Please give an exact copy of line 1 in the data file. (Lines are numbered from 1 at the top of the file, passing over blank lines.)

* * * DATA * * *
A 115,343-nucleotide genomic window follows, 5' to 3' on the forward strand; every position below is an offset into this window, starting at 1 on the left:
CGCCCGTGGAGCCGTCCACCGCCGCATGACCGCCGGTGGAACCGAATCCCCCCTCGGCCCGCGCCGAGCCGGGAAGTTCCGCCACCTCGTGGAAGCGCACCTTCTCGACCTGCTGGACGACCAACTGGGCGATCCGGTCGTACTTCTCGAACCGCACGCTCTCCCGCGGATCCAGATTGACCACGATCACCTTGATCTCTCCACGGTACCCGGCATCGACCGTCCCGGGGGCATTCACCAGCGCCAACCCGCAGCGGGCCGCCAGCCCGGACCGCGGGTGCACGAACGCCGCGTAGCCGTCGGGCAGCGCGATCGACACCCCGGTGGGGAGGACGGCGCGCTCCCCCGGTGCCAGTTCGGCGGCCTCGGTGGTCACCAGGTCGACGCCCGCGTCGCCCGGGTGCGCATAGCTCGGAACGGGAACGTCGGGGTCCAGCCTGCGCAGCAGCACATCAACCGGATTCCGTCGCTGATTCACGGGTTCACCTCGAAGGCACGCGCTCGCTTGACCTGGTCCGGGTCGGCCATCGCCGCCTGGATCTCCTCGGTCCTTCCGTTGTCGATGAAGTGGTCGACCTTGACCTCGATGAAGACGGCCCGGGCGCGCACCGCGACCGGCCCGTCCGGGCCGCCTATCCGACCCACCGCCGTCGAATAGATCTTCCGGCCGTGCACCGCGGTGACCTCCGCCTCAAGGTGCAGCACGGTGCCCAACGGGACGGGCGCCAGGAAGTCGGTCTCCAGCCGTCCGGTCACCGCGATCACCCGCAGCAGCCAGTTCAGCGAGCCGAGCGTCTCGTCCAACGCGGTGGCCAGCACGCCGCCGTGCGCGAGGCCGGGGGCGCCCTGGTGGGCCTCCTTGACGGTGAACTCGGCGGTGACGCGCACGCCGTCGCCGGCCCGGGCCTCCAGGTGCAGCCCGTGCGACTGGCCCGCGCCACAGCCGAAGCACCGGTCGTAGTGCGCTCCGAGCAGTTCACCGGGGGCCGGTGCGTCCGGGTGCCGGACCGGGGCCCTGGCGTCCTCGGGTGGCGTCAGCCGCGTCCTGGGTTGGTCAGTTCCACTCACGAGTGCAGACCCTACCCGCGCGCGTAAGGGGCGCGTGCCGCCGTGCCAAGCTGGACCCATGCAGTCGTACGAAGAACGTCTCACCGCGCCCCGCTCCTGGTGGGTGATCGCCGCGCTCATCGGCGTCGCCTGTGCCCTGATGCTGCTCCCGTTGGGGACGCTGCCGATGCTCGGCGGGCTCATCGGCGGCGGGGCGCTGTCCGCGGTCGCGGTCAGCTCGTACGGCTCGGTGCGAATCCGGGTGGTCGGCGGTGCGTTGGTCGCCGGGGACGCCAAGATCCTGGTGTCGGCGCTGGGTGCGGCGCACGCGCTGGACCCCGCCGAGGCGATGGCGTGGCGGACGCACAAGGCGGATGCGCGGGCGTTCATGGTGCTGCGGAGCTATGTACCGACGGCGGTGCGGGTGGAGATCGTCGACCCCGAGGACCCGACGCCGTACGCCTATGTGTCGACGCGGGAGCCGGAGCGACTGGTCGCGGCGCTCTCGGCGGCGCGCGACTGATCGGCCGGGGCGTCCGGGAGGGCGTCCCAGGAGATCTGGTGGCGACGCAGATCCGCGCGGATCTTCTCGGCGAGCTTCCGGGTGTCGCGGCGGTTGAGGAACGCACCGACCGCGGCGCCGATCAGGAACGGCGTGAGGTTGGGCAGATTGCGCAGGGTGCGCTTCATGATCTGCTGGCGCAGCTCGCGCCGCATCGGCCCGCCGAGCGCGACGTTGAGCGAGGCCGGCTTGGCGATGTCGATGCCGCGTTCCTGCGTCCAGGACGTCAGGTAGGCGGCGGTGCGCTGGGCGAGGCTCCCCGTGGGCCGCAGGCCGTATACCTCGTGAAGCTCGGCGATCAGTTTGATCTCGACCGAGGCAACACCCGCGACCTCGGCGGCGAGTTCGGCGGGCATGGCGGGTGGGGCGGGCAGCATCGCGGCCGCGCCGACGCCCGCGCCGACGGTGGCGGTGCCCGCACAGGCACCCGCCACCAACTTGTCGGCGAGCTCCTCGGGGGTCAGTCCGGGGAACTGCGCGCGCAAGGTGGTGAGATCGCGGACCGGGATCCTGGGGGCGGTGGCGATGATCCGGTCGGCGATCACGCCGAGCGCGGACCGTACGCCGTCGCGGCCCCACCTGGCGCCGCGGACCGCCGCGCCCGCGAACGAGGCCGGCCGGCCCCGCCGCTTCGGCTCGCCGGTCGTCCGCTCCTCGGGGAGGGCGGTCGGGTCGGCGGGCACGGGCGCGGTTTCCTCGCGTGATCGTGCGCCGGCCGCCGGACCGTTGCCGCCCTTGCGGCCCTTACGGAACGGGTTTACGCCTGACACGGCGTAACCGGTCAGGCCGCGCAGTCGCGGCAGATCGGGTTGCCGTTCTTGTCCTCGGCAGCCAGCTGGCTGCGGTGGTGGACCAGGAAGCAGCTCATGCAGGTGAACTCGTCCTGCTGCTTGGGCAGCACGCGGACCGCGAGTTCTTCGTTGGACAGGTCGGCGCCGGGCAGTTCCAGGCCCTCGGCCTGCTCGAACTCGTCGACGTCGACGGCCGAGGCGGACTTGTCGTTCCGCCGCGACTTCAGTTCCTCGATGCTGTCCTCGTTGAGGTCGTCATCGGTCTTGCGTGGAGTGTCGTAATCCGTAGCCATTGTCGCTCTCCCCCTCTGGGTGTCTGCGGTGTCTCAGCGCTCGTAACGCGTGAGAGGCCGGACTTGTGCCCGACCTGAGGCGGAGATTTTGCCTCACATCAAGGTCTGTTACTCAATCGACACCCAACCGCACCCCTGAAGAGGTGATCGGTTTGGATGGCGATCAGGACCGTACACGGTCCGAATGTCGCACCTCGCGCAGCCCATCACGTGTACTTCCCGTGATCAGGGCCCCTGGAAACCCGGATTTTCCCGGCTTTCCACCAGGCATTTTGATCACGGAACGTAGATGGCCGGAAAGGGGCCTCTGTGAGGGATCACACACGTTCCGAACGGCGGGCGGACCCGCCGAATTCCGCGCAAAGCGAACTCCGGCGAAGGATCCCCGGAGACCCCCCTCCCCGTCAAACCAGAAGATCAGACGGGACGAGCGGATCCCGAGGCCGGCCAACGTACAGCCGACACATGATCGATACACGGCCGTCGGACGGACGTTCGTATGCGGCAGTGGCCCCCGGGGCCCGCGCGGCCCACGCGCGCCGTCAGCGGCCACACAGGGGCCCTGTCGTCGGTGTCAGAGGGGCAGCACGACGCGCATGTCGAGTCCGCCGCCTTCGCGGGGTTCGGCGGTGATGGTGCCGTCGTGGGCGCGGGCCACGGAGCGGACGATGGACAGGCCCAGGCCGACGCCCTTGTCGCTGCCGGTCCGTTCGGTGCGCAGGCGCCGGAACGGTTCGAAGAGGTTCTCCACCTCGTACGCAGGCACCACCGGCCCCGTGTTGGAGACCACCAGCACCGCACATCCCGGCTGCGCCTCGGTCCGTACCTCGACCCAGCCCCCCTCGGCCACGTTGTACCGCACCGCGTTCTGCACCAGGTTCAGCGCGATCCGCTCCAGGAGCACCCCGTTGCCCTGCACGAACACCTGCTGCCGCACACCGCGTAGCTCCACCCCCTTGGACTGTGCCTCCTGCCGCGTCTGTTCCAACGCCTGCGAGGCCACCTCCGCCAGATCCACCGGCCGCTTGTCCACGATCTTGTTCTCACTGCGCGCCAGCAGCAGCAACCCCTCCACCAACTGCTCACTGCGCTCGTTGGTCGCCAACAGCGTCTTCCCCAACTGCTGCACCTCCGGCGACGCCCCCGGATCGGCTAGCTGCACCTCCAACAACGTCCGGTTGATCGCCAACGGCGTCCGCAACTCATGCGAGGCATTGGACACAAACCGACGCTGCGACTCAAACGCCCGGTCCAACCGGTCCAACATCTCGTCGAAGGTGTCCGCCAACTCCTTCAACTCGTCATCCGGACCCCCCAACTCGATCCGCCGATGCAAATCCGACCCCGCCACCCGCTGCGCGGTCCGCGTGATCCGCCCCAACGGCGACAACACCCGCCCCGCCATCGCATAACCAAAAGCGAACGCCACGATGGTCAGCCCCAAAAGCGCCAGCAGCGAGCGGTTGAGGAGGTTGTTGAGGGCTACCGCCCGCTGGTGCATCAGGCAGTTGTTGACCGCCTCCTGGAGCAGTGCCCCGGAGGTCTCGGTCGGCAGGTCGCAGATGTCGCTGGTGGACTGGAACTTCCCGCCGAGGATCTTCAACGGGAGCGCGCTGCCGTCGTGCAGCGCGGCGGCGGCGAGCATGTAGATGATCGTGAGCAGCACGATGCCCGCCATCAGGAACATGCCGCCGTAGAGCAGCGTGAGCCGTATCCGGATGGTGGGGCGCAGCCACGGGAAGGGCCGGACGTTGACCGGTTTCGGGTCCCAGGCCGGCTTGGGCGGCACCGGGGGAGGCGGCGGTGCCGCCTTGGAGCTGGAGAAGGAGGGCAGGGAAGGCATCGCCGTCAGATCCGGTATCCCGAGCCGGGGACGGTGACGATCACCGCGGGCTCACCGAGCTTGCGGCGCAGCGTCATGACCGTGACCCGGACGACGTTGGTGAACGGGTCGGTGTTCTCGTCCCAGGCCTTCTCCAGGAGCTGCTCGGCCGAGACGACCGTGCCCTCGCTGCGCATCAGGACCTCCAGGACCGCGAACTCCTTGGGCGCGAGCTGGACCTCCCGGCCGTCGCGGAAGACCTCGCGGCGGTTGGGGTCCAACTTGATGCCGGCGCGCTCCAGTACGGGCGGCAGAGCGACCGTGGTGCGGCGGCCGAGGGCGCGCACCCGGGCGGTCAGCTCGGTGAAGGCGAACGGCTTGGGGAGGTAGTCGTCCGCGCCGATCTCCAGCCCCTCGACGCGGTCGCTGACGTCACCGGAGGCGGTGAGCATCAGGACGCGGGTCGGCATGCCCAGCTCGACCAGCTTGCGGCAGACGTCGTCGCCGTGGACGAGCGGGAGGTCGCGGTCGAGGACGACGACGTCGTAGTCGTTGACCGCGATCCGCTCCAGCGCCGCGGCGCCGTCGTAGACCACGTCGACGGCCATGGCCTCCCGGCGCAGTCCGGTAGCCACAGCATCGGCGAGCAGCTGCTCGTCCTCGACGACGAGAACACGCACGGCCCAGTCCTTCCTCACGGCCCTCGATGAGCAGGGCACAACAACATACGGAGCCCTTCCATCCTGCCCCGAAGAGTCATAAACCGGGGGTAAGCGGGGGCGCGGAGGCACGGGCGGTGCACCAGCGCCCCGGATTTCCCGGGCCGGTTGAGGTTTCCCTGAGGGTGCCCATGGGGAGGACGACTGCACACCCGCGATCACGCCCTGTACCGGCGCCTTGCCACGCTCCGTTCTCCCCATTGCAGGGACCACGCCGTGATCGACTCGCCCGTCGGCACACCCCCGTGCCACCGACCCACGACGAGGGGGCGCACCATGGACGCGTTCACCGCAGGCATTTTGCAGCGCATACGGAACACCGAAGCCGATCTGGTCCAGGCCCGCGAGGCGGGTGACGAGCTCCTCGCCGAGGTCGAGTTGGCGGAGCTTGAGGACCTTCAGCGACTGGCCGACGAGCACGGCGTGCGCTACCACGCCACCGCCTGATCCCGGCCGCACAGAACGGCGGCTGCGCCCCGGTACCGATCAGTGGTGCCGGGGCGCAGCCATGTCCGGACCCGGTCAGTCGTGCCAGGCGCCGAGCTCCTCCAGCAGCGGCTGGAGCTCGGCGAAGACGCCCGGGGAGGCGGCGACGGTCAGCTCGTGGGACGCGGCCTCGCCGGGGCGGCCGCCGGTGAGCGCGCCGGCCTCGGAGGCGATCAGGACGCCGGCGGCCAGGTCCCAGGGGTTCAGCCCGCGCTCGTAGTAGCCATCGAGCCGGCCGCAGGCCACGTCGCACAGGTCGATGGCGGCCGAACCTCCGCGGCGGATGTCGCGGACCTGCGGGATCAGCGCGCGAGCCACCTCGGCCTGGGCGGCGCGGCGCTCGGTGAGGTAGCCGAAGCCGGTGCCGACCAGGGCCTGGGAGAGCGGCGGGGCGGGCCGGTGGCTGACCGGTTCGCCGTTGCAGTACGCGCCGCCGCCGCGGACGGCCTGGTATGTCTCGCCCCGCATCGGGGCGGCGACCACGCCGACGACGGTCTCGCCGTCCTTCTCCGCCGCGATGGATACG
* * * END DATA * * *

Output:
A 115,343-nucleotide genomic window follows, 5' to 3' on the forward strand; every position below is an offset into this window, starting at 1 on the left: